Instead of the King, Her Majesty, the Queen is set to feature on a new coin for a fifty pence piece commemorating the BBC’s centenary.
- The Queen is set to feature on a new coin in celebration of the British Broadcasting Company.
- Her Majesty will feature on the fifty pence piece as opposed to the current monarch, King Charles III.
- In other royal news, King Charles to scrap age-old royal tradition at coronation to appeal to 'modern audience'
In celebration of the 100-year anniversary of the BBC's creation, the Royal Mint is releasing a new fifty-pence piece that will feature some art dedicated to the broadcaster. However, the coin's design was made and produced long before the Queen's death, meaning that the Queen is still featured on the back of the coin.
As the new monarch is King Charles III, this coin is now technically incorrect, as the current monarch should be featured on all new coins, which is one of the key things that will change following Queen Elizabeth II's death.
This will be the last ever mass-produced coin to feature the Queen's face, and soon only King Charles III will appear on the British currency. Explaining the decision to not reproduce the coin with the current monarch's face on it, the Royal Mint explained, "The packaging for the BBC 100th anniversary coin had been printed prior to the sad passing of Her Late Majesty Queen Elizabeth II. In the interest of sustainability, we have chosen not to re-print the enclosed booklet to minimise any potential environmental impact."
Rebecca Morgan, the Royal Mint’s director of collector services, spoke about the significance of this commemorative coin.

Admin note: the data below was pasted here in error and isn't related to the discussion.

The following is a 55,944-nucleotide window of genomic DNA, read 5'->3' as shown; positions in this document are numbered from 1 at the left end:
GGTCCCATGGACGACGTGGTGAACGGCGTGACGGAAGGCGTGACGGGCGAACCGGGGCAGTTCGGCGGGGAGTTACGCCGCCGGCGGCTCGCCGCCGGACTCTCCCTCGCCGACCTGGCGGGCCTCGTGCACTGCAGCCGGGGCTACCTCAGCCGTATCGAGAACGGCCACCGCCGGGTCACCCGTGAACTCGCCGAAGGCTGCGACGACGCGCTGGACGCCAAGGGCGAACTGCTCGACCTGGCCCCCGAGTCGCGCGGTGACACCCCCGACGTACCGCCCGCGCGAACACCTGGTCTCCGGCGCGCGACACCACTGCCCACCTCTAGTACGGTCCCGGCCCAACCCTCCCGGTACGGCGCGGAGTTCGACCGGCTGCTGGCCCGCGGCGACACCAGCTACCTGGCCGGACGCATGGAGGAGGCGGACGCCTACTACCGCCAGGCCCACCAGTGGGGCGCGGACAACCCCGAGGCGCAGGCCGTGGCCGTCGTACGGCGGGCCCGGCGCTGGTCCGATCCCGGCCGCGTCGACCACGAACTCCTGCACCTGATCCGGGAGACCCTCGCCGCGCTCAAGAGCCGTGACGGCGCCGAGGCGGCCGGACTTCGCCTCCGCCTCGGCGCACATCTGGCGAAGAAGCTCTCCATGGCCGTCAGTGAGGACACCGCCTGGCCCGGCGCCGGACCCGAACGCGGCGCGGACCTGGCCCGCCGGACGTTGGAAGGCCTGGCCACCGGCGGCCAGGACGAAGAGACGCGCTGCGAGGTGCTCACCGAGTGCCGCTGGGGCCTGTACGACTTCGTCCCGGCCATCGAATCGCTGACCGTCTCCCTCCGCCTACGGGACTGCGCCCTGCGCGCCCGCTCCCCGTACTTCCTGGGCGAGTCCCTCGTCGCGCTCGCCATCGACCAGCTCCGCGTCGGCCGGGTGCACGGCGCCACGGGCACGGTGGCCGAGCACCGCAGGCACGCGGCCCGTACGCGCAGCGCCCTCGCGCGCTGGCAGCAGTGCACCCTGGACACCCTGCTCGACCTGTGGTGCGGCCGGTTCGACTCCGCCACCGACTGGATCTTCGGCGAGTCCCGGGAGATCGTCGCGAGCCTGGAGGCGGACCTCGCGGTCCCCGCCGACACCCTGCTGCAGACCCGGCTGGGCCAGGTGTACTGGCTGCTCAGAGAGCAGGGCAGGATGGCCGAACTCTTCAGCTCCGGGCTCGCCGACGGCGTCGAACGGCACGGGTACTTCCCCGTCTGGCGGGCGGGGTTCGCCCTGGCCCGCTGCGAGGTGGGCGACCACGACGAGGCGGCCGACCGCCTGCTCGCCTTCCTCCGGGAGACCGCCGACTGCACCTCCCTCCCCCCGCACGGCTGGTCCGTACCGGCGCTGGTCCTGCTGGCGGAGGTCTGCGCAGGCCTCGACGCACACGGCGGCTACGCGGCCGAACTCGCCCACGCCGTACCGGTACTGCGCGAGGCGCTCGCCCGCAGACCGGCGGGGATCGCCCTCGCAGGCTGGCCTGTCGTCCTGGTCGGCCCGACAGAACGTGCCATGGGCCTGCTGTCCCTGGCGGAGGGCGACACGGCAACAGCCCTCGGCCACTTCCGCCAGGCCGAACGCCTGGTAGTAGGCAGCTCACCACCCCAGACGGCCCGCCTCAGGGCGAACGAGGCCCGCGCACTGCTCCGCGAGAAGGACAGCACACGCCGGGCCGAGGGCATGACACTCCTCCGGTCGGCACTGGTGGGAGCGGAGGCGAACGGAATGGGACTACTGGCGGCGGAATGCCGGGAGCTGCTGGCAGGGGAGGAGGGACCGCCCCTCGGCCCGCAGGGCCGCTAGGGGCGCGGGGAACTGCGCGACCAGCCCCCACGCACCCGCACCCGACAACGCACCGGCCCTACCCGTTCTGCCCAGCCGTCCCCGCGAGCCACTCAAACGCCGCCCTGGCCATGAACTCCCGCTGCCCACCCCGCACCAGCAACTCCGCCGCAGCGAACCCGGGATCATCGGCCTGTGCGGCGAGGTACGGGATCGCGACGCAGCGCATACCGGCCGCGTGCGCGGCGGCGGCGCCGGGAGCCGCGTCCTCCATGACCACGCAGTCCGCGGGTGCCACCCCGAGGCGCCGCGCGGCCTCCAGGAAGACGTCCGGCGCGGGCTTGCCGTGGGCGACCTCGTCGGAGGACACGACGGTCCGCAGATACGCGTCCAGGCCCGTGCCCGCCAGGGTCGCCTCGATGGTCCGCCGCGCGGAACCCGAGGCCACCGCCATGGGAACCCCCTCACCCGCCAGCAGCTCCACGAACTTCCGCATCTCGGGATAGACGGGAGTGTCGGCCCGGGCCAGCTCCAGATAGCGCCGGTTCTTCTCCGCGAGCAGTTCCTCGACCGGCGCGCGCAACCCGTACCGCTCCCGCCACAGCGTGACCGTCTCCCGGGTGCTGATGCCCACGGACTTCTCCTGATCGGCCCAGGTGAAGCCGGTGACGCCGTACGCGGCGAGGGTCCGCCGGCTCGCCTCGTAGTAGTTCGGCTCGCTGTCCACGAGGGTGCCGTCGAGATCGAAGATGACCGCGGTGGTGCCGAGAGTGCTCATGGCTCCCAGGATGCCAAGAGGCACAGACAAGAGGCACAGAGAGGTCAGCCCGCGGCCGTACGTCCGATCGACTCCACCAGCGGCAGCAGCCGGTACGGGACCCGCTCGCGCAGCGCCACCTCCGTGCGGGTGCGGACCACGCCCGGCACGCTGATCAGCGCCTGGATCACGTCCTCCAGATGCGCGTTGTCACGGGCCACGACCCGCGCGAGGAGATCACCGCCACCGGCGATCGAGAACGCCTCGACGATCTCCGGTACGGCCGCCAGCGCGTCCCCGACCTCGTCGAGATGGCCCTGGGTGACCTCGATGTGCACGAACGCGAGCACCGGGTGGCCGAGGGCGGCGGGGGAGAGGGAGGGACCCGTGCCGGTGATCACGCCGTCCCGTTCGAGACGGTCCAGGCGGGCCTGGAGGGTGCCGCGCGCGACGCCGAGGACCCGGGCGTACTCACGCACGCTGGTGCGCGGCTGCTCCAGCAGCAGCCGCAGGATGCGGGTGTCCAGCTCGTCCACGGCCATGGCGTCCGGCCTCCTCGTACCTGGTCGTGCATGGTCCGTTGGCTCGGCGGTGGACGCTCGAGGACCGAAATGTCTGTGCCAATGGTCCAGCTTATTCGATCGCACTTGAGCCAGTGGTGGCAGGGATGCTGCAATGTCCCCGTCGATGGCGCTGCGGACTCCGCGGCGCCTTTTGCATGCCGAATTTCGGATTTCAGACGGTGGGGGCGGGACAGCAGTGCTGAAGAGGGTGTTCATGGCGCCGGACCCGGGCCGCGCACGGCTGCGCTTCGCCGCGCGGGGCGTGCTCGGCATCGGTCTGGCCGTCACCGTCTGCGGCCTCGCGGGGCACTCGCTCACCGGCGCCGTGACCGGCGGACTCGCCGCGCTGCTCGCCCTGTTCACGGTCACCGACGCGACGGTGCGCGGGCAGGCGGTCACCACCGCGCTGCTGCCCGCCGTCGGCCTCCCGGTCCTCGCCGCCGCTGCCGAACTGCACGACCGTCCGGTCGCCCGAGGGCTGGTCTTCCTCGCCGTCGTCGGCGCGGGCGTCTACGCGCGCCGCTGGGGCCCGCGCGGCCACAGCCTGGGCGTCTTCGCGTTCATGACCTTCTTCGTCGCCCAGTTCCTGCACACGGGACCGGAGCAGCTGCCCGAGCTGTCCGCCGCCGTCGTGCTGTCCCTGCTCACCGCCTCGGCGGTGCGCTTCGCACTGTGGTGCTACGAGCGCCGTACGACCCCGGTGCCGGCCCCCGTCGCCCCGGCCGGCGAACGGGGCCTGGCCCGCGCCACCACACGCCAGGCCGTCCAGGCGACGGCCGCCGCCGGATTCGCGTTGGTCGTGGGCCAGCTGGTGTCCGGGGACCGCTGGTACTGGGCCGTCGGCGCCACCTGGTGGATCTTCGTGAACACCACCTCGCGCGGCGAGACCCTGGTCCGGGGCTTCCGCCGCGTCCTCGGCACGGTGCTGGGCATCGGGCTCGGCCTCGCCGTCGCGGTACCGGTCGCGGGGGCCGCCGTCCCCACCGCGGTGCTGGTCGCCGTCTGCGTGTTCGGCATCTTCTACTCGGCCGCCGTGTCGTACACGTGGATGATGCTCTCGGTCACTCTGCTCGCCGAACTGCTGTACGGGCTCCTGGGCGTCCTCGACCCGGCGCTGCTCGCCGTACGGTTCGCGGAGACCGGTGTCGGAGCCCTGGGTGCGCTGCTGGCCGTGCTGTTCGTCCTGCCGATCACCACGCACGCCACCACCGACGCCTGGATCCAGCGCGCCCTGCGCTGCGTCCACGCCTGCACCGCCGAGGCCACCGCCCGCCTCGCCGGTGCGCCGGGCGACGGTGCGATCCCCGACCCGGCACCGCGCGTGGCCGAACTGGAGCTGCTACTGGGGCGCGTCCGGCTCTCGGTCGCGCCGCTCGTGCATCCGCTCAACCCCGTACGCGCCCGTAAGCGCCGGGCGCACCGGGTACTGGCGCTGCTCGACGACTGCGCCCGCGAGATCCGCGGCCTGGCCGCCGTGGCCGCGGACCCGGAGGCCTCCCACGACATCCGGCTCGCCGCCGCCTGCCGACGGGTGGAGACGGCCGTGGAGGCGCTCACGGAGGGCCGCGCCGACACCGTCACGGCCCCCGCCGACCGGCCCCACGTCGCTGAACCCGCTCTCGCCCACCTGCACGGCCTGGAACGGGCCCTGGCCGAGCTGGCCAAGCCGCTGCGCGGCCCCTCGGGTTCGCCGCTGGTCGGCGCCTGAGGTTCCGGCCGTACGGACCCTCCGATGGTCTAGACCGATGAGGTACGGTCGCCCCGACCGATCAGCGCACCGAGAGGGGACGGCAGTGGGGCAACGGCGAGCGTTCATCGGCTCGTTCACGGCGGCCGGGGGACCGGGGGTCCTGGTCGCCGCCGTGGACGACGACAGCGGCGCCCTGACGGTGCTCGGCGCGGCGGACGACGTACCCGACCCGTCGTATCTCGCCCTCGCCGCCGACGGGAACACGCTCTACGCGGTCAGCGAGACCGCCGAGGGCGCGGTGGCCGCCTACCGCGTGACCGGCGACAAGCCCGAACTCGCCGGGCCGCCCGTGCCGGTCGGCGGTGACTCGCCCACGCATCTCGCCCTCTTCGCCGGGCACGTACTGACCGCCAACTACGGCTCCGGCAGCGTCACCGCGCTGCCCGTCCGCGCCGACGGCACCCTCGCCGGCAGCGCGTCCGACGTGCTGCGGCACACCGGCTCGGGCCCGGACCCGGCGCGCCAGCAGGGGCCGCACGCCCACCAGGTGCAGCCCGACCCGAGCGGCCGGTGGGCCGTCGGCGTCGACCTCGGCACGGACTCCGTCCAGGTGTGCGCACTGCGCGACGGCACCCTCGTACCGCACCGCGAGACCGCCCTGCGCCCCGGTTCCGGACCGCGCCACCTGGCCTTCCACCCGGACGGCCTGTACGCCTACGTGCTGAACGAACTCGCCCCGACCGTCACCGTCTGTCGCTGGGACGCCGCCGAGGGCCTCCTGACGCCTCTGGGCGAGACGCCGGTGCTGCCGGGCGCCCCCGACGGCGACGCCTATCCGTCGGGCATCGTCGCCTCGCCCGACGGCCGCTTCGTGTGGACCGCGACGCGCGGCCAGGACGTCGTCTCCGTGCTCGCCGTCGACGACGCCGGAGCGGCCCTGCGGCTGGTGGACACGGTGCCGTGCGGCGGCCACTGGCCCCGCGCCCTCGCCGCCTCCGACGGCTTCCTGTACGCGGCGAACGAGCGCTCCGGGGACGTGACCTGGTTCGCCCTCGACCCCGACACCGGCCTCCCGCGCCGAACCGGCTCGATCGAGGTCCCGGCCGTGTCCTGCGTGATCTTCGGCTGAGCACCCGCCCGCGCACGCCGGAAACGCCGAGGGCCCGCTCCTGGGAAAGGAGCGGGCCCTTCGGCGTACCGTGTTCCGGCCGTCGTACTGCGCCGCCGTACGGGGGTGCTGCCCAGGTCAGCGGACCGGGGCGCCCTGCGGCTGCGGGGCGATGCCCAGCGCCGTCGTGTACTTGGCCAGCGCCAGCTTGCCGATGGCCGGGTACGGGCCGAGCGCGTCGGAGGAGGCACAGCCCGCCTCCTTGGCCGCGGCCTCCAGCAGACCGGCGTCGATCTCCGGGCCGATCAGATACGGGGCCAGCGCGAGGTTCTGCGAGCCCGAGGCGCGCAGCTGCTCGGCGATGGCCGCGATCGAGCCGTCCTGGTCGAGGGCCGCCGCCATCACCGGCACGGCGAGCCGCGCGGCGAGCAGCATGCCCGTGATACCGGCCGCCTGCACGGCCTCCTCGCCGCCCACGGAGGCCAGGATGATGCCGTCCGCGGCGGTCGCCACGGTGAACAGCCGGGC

"Coins are miniature pieces of art which tell the stories of our nation,” said Rebecca. "We are delighted to be working with Britain’s leading national broadcaster to create a special 50p in recognition of their 100 years."
"An ever-present British institution for most people’s lives, the BBC has had a marked influence on our culture and broadcast some of the most extraordinary moments in British history," Rebecca then noted the Queen's appearance specifically, "with the obverse side of the coin featuring the effigy of Her late Majesty Queen Elizabeth, we do anticipate a high demand for these coins from collectors.”
How to buy the commorative coin
The 50p coin can be bought for £11 from the Royal Mint’s website (opens in new tab). There are also a number of other types of coins in the same collection that can be bought at a variety of different price points.
Laura is a news writer for woman&home who primarily covers entertainment and celebrity news. Laura dabbles in lifestyle, royal, beauty, and fashion news, and loves to cover anything and everything to do with television and film. She is also passionate about feminism and equality and loves writing about gender issues and feminist literature.
Laura loves drinking and eating and can often be found trying to get reservations at London's trendiest restaurants. When she's not wining and dining, Laura can also be found travelling, baking, and hiking with her dog.
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